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This paper traces the development of archival, microeconomic-based, empirical income tax research in accounting over the last 15 years.
The paper details three major areas of research: (i) the coordination of tax and non-tax factors, (ii) the effects of taxes on asset prices, and (iii) the taxation of multijurisdictional (international and interstate) commerce.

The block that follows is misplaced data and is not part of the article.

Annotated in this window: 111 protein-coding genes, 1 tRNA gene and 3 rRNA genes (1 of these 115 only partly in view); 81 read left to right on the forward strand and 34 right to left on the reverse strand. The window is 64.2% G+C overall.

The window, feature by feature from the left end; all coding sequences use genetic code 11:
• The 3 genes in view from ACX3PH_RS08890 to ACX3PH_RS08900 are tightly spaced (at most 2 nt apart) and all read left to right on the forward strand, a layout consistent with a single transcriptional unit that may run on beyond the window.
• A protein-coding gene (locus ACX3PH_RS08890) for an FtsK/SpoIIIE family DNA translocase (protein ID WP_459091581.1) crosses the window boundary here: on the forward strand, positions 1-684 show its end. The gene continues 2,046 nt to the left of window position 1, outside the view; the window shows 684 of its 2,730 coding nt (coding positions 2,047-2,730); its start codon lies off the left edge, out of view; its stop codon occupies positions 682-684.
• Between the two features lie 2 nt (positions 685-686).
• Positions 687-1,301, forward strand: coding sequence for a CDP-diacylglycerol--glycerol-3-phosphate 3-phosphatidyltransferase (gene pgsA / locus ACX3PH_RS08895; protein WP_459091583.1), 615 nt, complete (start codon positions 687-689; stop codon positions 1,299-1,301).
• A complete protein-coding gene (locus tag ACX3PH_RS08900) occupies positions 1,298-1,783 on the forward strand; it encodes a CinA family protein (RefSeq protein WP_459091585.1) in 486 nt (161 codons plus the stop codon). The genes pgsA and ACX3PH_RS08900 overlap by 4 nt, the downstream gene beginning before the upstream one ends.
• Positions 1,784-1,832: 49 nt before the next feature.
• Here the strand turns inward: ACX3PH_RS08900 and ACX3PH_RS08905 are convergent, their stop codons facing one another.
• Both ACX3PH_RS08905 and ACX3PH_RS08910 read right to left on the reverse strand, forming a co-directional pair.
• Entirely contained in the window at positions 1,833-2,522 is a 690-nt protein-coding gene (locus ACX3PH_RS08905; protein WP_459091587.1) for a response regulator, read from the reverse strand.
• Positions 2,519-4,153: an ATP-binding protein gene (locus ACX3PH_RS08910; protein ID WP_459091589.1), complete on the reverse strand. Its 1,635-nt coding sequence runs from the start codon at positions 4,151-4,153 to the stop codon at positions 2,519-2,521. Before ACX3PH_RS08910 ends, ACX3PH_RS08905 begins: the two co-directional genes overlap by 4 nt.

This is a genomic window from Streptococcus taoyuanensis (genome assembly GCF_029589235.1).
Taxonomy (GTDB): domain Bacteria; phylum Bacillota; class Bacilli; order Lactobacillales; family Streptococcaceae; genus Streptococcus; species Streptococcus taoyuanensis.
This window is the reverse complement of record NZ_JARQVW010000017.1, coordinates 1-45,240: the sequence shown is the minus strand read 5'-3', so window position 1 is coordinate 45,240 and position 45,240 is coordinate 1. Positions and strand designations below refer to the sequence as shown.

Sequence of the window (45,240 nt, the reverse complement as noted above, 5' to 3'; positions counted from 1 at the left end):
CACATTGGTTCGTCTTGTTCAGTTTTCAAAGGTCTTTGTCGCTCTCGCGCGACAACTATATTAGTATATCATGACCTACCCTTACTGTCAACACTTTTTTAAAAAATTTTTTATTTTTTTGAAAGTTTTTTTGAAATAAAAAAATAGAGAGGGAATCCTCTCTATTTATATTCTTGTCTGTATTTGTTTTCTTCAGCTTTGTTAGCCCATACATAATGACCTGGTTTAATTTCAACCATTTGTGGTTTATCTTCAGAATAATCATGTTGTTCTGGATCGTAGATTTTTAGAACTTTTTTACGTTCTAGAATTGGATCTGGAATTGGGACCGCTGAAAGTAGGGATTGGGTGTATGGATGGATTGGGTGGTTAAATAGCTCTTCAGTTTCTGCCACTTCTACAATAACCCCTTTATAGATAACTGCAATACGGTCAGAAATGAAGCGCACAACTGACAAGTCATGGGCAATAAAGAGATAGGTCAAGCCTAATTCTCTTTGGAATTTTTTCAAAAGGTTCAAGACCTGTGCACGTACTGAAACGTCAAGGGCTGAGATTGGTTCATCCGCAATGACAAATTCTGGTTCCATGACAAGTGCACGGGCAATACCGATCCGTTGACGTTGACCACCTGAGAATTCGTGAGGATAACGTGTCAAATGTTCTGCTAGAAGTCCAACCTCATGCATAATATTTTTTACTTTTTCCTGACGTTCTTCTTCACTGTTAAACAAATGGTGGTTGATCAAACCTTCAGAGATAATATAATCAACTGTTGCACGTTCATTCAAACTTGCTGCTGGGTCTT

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IBFD offers research services on national and international tax issues to governments, international organizations and corporates.This library is intended to be of use to members of the NTRN, including tax practitioners and researchers from both Nigerian and international organisations.publishes articles which deal with most areas of international accounting including auditing, taxation and management accounting.Nigeria has long relied on revenues from oil, but there is now widespread recognition of the need to diversify the sources of the government budget, and build a more sustainable revenue base for inclusive growth.Key to raising increased tax revenue in an equitable manner, and without impeding economic growth, is rigorous research that can inform both tax policy and practice.IBFD values its independent position and does not offer tax advice.Our research services therefore do not cover specific taxpayer positions.We argue that a result from basic research is relevant for policy only if 1) it is based on economic mechanisms that are empirically relevant and first order to the problem, 2) it is reasonably robust to changes in the modeling assumptions, and 3) the policy prescription is implementable (i.e, is socially acceptable and not too complex).We obtain three policy recommendations from basic research that satisfy these criteria reasonably well.We summarize the research areas and questions examined to date and what we have learned or not learned from the work completed thus far.In addition, we provide our opinion as to the interesting and important issues for future research.